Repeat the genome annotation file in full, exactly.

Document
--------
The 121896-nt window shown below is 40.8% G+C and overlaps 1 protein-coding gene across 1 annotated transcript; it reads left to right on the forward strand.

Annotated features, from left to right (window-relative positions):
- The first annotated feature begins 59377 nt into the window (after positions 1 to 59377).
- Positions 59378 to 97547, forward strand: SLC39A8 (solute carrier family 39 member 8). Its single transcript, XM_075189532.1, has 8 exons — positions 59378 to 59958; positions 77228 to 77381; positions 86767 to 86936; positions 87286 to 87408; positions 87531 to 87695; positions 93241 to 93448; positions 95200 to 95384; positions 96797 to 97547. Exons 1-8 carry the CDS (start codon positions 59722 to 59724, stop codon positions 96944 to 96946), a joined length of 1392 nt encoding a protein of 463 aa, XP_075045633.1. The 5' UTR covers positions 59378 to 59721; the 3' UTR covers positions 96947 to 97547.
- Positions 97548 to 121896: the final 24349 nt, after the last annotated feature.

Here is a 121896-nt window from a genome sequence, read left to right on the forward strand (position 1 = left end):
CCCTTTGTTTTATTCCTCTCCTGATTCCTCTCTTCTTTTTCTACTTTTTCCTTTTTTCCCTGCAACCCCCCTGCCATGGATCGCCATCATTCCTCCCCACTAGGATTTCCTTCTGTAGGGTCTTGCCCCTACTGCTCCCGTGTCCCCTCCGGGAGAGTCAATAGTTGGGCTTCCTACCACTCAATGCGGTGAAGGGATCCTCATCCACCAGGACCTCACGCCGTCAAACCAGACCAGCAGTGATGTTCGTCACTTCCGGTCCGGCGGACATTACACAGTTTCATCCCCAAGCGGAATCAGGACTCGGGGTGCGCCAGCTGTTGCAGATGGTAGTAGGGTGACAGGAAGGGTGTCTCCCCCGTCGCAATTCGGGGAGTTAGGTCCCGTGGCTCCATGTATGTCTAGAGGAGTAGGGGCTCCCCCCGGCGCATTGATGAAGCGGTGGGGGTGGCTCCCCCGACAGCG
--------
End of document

The 121896-nt window shown below is 40.8% G+C and overlaps 1 protein-coding gene across 1 annotated transcript; it reads left to right on the forward strand.

Annotated features, from left to right (window-relative positions):
- The first annotated feature begins 59377 nt into the window (after positions 1 to 59377).
- Positions 59378 to 97547, forward strand: SLC39A8 (solute carrier family 39 member 8). Its single transcript, XM_075189532.1, has 8 exons — positions 59378 to 59958; positions 77228 to 77381; positions 86767 to 86936; positions 87286 to 87408; positions 87531 to 87695; positions 93241 to 93448; positions 95200 to 95384; positions 96797 to 97547. Exons 1-8 carry the CDS (start codon positions 59722 to 59724, stop codon positions 96944 to 96946), a joined length of 1392 nt encoding a protein of 463 aa, XP_075045633.1. The 5' UTR covers positions 59378 to 59721; the 3' UTR covers positions 96947 to 97547.
- Positions 97548 to 121896: the final 24349 nt, after the last annotated feature.

Here is a 121896-nt window from a genome sequence, read left to right on the forward strand (position 1 = left end):
CCCTTTGTTTTATTCCTCTCCTGATTCCTCTCTTCTTTTTCTACTTTTTCCTTTTTTCCCTGCAACCCCCCTGCCATGGATCGCCATCATTCCTCCCCACTAGGATTTCCTTCTGTAGGGTCTTGCCCCTACTGCTCCCGTGTCCCCTCCGGGAGAGTCAATAGTTGGGCTTCCTACCACTCAATGCGGTGAAGGGATCCTCATCCACCAGGACCTCACGCCGTCAAACCAGACCAGCAGTGATGTTCGTCACTTCCGGTCCGGCGGACATTACACAGTTTCATCCCCAAGCGGAATCAGGACTCGGGGTGCGCCAGCTGTTGCAGATGGTAGTAGGGTGACAGGAAGGGTGTCTCCCCCGTCGCAATTCGGGGAGTTAGGTCCCGTGGCTCCATGTATGTCTAGAGGAGTAGGGGCTCCCCCCGGCGCATTGATGAAGCGGTGGGGGTGGCTCCCCCGACAGCG